Paul Pavlidis, Ph.D.

Associate Research Scientist
Head, Gene Expression Informatics GroupTel: (212) 851-5141
Fax: (212) 851-5149

Group Members

Jie Qin


Key Words

  • Expression Analysis
  • Gene Expression
  • Microarrays
DNA microarrays are emerging as one of the keys for deciphering the information content of the genome. The analysis of the massive amounts of gene expression data these methods generate is an enormous challenge. Working with methods from data mining, machine learning and statistics, we are developing algorithms and tools that take advantage of these new technologies. In collaboration with laboratory researchers, we are applying these methods to diverse domains including cancer, diabetes, viral infection, and nervous system function.

Enabled by advances in technology, molecular biological research is moving beyond the study of individual genes and into larger questions of how genes work together to generate the complex behaviors of cells and organisms. Among the keys to gaining this integrated understanding of the cell are new methods for measuring the expression levels (one measure of gene activity) of thousands of genes simultaneously. These technologies include cDNA microarrays and oligonucleotide arrays (DNA chips). In a typical experiment, measurements are taken from two or more metabolic conditions, genotypes, or pathological states. With such data, one can as questions such as:

  • What genes show different expression levels between the samples?
  • What patterns of gene expression do the genes show?
  • What kinds of genes show ‘interesting’ patterns in the data?
  • What does the data say about the function of a particular gene?
  • How does this data relate to other information about these genes?

These questions, and others, represent the challenges set forth by biologists for computational biologists. Particular areas we are concentrating on are:

Statistics and data mining. Typically the first question asked about an expression data set is ‘which genes show differential expression?’ For example, in a cancer study we might want to know which genes show differences in expression between tumor and normal tissue samples. To help answer this type of question, we are developing statistical methods which are robust yet simple to apply. Combined with appropriate visualization, these methods provide a powerful means of analyzing complex data sets. Our goal is to provide a set of tools which can be readily applied by biologists who wish to explore their data in a straightforward and statistically meaningful way.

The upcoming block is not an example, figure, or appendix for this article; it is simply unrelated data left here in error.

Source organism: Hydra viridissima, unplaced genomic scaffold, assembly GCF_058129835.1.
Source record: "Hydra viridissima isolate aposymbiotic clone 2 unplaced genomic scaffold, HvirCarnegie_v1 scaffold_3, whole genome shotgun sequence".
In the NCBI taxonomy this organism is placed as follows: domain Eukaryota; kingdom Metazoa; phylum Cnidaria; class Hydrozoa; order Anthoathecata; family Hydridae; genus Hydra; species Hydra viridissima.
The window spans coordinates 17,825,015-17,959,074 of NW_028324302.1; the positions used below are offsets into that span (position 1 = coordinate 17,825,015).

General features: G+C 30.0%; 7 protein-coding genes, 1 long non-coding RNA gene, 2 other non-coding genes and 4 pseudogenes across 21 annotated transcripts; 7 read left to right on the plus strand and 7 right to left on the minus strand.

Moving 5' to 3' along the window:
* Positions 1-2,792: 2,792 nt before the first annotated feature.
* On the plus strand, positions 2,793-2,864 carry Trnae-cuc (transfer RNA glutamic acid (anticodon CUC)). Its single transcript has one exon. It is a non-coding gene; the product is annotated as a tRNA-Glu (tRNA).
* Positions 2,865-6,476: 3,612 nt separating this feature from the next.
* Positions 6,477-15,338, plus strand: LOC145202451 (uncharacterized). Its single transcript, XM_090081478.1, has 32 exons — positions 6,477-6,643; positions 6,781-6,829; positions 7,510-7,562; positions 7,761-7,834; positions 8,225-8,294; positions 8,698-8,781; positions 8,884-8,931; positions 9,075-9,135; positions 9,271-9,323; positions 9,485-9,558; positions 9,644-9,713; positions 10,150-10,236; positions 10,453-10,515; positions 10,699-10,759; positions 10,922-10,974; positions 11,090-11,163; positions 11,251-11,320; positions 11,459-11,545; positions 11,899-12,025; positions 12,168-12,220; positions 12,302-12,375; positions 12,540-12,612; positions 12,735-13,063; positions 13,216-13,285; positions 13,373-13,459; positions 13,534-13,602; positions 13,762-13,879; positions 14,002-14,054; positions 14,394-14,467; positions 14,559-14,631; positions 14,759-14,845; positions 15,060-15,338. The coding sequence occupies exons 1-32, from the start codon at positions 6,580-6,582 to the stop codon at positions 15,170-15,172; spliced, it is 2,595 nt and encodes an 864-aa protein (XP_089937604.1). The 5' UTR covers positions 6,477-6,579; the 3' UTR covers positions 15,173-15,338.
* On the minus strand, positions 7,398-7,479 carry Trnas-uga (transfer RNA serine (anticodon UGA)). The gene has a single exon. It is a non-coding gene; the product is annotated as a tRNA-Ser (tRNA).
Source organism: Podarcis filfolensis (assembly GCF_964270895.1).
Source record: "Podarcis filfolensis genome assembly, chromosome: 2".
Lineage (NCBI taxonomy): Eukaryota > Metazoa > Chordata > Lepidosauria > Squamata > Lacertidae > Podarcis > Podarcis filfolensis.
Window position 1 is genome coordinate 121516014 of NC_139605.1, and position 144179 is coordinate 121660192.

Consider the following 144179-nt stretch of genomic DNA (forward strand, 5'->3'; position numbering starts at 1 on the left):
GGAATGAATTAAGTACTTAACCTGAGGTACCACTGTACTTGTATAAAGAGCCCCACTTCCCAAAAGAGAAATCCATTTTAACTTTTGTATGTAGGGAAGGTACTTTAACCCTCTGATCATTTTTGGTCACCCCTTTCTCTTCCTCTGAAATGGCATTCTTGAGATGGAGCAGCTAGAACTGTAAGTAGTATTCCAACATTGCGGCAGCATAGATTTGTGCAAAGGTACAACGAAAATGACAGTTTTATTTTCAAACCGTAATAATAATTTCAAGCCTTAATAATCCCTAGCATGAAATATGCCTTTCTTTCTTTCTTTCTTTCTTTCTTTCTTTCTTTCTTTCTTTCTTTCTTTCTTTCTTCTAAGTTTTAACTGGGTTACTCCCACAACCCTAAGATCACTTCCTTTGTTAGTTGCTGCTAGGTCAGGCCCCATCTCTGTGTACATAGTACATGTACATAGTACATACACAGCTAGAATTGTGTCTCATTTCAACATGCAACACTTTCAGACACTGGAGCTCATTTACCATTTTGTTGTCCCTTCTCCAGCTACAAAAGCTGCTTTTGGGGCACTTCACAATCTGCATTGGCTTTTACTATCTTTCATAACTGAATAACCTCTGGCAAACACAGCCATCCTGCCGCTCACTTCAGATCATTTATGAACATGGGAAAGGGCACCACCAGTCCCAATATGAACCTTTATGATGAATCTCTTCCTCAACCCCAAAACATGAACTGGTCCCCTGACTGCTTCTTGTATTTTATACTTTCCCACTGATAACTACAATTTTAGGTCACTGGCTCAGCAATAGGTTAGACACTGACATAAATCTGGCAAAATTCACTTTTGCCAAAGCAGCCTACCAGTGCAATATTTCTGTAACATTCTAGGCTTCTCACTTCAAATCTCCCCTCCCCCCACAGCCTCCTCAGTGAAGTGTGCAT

Relating expression to known functions. For most genes, a newly measured expression profile does not exist in an informational vacuum. Databases of sequences, scientific literature, annotations and ontologies all can be used to help make sense of these complex data sets. We are developing methods which unite information from multiple sources to aid biologists in the interpretation of their data. The goal is to make new connections between genes, their expression patterns, and evidence from other sources to help gain an integrated view of cellular function.

Gene and sample classification. Genome sequencing has provided science with many more questions than answers. Thousands of genes have been identified have little or nothing known about their function. Our approach to this problem is to apply machine learning techniques to gene expression data as well as other types of data such as promoter structure and phylogeny. These supervised methods provide a complementary approach to unsupervised methods such as clustering. The same methods can also be applied to the classification of the samples in an experiment.

Please visit Paul’s home page for more information and software to download.


Selected Publications

Pavlidis, P., Weston, J., Cai, J., and Grundy W.N. (Submitted) Supervised classification of genes using heterogeneous data.

Pavlidis, P., Lewis, D.P., and Noble, W.S. (2002, to appear) Exploring gene expression data with class scores.Proceedings of the Pacific Symposium on Biocomputing 7.

Pavlidis, P. and Noble W.S. (2001) Analysis of strain and regional variation of gene expression in mouse brain. Genome Biology.

Pavlidis, P., Tang, C. and Grundy, W.N. (2001) Classification of genes using probabilistic models of microarray expression profiles. Workshop on Data Mining in Bioinformatics, held in conjunction with SIGKDD01.

Muhle, R.A., Pavlidis, P., Grundy, W.N., Hirsch, E. (2001) A high throughput study of gene expression in preterm labor using a subtractive microarray approach. American Journal of Obstetrics and Gynecology 185, pp. 716-724

Pavlidis, P., Weston, J., Cai, J., and Grundy, W.N. (2001) Gene functional classification from heterogenous data Proceedings of the Fifth Annual International Conference on Computational Biology (RECOMB), 249-255.

Pavlidis, P., Furey, T.S., Liberto M., Haussler D., and Grundy W.N. (2001) Promoter region-based classification of genes. Proceedings of the Pacific Symposium on Biocomputing 6, 151-164.